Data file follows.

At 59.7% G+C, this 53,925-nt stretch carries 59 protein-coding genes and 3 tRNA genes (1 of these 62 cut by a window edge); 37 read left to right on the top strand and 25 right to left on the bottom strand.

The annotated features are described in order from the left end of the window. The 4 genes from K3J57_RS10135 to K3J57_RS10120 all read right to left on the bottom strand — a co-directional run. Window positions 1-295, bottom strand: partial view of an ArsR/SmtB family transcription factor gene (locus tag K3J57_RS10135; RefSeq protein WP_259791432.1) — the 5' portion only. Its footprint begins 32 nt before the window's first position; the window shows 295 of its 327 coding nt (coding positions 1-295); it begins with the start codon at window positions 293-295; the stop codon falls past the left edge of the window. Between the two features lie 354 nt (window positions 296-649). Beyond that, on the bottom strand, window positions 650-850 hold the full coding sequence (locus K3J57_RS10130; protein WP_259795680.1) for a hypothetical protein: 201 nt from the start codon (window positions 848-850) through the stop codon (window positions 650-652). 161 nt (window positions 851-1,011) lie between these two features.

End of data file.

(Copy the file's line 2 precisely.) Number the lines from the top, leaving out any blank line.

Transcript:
The annotated features are described in order from the left end of the window. The 4 genes from K3J57_RS10135 to K3J57_RS10120 all read right to left on the bottom strand — a co-directional run. Window positions 1-295, bottom strand: partial view of an ArsR/SmtB family transcription factor gene (locus tag K3J57_RS10135; RefSeq protein WP_259791432.1) — the 5' portion only. Its footprint begins 32 nt before the window's first position; the window shows 295 of its 327 coding nt (coding positions 1-295); it begins with the start codon at window positions 293-295; the stop codon falls past the left edge of the window. Between the two features lie 354 nt (window positions 296-649). Beyond that, on the bottom strand, window positions 650-850 hold the full coding sequence (locus K3J57_RS10130; protein WP_259795680.1) for a hypothetical protein: 201 nt from the start codon (window positions 848-850) through the stop codon (window positions 650-652). 161 nt (window positions 851-1,011) lie between these two features.